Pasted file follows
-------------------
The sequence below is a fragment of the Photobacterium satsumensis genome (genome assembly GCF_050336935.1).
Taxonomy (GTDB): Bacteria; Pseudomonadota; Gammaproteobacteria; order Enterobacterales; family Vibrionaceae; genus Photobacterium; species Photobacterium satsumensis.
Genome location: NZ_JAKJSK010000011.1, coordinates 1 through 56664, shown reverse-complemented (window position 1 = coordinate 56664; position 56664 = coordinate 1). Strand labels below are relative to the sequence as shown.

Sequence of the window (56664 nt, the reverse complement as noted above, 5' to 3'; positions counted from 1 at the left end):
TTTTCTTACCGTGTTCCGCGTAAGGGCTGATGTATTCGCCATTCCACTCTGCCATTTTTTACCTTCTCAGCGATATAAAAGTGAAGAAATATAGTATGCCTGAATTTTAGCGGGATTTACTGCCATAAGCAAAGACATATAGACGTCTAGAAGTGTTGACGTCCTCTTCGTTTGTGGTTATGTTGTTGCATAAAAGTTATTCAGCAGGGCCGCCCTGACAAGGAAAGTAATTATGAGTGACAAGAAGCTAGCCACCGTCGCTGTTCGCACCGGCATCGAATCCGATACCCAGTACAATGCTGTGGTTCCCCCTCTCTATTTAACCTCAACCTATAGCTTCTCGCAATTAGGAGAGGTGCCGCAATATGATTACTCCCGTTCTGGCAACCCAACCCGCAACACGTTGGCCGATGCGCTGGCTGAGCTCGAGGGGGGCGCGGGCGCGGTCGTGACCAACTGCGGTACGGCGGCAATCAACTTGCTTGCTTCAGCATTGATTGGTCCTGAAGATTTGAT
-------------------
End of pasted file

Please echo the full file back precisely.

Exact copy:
The sequence below is a fragment of the Photobacterium satsumensis genome (genome assembly GCF_050336935.1).
Taxonomy (GTDB): Bacteria; Pseudomonadota; Gammaproteobacteria; order Enterobacterales; family Vibrionaceae; genus Photobacterium; species Photobacterium satsumensis.
Genome location: NZ_JAKJSK010000011.1, coordinates 1 through 56664, shown reverse-complemented (window position 1 = coordinate 56664; position 56664 = coordinate 1). Strand labels below are relative to the sequence as shown.

Sequence of the window (56664 nt, the reverse complement as noted above, 5' to 3'; positions counted from 1 at the left end):
TTTTCTTACCGTGTTCCGCGTAAGGGCTGATGTATTCGCCATTCCACTCTGCCATTTTTTACCTTCTCAGCGATATAAAAGTGAAGAAATATAGTATGCCTGAATTTTAGCGGGATTTACTGCCATAAGCAAAGACATATAGACGTCTAGAAGTGTTGACGTCCTCTTCGTTTGTGGTTATGTTGTTGCATAAAAGTTATTCAGCAGGGCCGCCCTGACAAGGAAAGTAATTATGAGTGACAAGAAGCTAGCCACCGTCGCTGTTCGCACCGGCATCGAATCCGATACCCAGTACAATGCTGTGGTTCCCCCTCTCTATTTAACCTCAACCTATAGCTTCTCGCAATTAGGAGAGGTGCCGCAATATGATTACTCCCGTTCTGGCAACCCAACCCGCAACACGTTGGCCGATGCGCTGGCTGAGCTCGAGGGGGGCGCGGGCGCGGTCGTGACCAACTGCGGTACGGCGGCAATCAACTTGCTTGCTTCAGCATTGATTGGTCCTGAAGATTTGAT